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After a thirty year career as a jewelry designer and goldsmith, Heidi turned her attention to hand engraving. Recruited by renowned gun decorator Paul Lantuch in 2003, Heidi helped launch the engraving department at the legendary Sturm, Ruger & Company. Mentored by Lantuch, Heidi learned even more old world techniques that have served her (and her high-profile clients) well.

Six years ago she came to Baron Engraving in Trumbull, Connecticut where she has completed projects for celebrity customers and collectors. Her resume includes commemorative editions for Harley Davidson, Beretta and Colt, including the Centennial edition of the Colt 1911. Recently, Heidi’s shopmate Rob Bunting, engraved a custom Browning High Wall rifle which sold at auction for $143,000 to benefit the USA olympic shooting team. When I learned of Heidi’s love of Japanese art, I knew she was the only one to bring my Sakura project to life.

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Yesterday I rolled over to Baron to see how Heidi was coming along with the work and I was simply floored. The level of detail is beyond what I imagined. Seeing my drawings translated to raw steel by a master like Heidi just about brought me to tears.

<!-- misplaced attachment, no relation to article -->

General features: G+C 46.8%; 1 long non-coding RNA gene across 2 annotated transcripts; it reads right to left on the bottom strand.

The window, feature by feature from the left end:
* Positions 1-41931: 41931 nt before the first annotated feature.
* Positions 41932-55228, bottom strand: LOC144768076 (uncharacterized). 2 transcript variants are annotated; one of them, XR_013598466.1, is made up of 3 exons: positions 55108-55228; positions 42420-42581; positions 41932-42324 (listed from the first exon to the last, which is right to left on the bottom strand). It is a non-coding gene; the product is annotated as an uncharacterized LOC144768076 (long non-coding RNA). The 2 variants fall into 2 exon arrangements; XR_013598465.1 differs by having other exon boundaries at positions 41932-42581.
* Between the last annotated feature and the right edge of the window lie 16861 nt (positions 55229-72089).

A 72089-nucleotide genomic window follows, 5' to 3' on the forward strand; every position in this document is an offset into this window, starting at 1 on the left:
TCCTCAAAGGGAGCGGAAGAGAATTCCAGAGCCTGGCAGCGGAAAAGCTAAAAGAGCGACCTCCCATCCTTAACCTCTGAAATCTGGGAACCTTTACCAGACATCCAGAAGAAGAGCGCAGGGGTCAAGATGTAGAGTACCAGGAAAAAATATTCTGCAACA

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Here you can see her working on the branch and flower detail that sweeps around the edge of the back plate. In the center you can see the Sakura that “grows” up the center of the guitar.

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We decided to spot-plate the blossom petals with rose gold for a pink hue. At the top of the scene the sun peeks out from behind the clouds, signifying a new future or rebirth. The sun will be inlaid with 24k gold.

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The idea to add some green gold to the branch and leaves came up, and we decided that done subtly it would add an entirely new dimension to the work. I just can’t wait to see the finished pieces—and this is just the back!

Weighing In on the Subject